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The artists featured have come up with decidedly different ways of doing things. For instance, painter Robert Bateman--famous for his paintings of wild animals in their environments--has created a garden so "natural" that it feels almost ancient. What is surprising is that he has done so using painstakingly fabricated fake rocks to create cliffs and a meandering stream that provide the backbone for this stunning space. Ceramicist Anne Hirondelle uses every horizontal space--indoors and out--as an opportunity for display. A stone bench, for example, holds a series of vessels that collect rainwater, reflect the sky, and provide a shimmering surface for floating blossoms. Glass artist Ginny Ruffner, not satisfied with an unadorned 4-foot stone head that rises out of the center of her garden, devised a canopy of bright pink blossoms that suggests a colorful bonnet or a cascade of flower hair.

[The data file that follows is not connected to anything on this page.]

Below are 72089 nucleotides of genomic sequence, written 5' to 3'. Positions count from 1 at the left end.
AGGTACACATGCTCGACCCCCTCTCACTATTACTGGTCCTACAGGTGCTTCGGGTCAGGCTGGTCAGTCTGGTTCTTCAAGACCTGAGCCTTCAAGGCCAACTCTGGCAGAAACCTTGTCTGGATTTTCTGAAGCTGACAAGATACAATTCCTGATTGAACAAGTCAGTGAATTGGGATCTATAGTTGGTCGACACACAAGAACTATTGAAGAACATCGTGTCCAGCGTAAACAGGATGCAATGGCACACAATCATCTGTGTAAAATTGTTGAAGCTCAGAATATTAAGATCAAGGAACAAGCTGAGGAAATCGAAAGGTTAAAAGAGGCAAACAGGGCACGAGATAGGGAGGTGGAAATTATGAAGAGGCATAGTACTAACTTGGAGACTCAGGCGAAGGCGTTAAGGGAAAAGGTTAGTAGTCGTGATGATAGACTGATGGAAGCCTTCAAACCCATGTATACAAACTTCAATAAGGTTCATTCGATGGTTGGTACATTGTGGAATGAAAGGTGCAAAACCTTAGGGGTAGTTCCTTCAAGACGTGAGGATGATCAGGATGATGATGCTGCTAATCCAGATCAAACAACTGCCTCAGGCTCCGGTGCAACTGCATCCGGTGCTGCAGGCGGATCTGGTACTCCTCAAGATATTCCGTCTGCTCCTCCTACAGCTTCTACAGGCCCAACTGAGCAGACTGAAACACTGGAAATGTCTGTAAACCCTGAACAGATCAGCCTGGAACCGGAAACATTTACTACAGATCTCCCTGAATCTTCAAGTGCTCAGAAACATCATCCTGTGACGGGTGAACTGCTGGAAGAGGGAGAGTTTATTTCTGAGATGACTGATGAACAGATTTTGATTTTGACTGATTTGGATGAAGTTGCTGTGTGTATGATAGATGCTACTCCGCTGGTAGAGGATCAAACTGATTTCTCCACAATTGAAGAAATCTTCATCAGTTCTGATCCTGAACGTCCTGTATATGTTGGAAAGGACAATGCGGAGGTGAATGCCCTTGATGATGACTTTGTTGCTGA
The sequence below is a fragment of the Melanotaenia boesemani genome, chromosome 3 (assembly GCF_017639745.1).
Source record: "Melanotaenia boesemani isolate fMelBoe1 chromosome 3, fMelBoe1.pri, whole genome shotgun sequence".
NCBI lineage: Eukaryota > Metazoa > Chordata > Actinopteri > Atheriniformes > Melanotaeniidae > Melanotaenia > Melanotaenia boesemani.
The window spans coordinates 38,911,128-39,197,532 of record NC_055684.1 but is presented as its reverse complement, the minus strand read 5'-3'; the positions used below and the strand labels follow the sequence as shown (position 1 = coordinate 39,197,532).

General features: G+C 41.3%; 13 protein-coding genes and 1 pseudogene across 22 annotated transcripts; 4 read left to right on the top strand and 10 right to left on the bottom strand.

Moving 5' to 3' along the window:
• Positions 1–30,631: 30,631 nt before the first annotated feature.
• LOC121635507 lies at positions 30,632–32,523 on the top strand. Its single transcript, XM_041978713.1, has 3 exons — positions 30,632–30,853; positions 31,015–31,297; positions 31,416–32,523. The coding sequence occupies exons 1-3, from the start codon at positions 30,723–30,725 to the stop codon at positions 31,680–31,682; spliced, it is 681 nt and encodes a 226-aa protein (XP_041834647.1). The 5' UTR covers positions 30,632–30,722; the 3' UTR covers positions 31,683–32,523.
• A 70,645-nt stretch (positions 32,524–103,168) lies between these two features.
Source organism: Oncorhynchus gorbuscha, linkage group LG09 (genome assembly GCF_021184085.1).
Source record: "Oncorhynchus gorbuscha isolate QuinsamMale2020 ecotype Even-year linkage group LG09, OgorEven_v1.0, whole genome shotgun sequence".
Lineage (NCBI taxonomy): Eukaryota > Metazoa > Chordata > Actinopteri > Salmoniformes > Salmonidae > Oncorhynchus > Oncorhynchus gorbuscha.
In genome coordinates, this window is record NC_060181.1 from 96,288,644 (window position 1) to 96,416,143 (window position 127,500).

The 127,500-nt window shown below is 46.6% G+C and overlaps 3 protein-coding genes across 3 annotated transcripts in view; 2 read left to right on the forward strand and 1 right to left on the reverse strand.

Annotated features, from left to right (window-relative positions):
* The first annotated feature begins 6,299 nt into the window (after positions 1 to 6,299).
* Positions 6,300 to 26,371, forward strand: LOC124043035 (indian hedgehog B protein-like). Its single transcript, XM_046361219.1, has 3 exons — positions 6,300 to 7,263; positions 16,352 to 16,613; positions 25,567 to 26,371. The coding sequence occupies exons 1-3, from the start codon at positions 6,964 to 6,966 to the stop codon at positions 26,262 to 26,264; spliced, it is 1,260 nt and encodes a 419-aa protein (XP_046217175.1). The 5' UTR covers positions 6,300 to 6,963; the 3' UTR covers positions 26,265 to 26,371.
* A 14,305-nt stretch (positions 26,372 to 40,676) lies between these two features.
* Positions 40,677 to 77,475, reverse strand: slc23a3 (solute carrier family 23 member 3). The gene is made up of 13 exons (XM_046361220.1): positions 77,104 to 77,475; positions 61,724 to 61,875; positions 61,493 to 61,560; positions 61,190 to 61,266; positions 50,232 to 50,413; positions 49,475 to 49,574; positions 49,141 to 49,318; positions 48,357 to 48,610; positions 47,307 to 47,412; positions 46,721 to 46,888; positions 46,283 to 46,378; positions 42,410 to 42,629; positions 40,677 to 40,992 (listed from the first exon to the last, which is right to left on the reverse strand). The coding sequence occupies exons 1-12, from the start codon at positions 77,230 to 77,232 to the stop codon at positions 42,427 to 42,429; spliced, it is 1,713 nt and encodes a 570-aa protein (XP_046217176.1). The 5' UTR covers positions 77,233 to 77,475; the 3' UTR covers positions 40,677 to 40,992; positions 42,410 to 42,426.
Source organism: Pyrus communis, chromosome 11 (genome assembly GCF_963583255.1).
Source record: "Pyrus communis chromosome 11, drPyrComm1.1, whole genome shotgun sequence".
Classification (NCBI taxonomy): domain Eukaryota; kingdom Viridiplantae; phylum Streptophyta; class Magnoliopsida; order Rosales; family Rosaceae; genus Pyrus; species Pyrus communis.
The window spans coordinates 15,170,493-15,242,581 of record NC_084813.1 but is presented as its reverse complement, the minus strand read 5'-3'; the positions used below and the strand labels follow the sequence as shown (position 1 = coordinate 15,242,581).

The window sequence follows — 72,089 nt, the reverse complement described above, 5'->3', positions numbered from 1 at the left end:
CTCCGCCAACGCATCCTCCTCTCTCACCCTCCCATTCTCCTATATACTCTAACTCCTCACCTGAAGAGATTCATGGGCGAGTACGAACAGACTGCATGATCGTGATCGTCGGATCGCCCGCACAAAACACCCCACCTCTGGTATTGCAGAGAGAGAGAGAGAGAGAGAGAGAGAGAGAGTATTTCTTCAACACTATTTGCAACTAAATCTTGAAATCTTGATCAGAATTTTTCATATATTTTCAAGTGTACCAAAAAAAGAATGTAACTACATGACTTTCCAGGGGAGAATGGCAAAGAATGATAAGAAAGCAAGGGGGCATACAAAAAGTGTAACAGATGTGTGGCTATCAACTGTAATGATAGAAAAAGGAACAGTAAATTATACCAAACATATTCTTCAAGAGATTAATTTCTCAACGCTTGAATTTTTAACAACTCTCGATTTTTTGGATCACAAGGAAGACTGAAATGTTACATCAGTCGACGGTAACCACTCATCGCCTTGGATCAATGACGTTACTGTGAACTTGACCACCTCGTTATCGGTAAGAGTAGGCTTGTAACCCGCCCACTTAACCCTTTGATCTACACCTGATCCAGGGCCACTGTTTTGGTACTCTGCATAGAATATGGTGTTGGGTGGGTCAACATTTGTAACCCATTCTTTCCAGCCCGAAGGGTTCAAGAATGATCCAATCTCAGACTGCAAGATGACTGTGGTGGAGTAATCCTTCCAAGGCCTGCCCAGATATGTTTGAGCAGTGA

The authors provide lovingly intimate portraits of the artists and their gardens. Stunning photographs by Allan Mandell show off these gardens for the works of art that they are, while a section in each chapter called "The Artist's Eye" shares tips and inspirations that readers will surely want to use in their own home gardens. After reading this book, you'll come away with not just inspiration and a few new ideas, but a whole new way of looking at the act of gardening. --Robin Donovan
Easton, Valerie;Laskin, David
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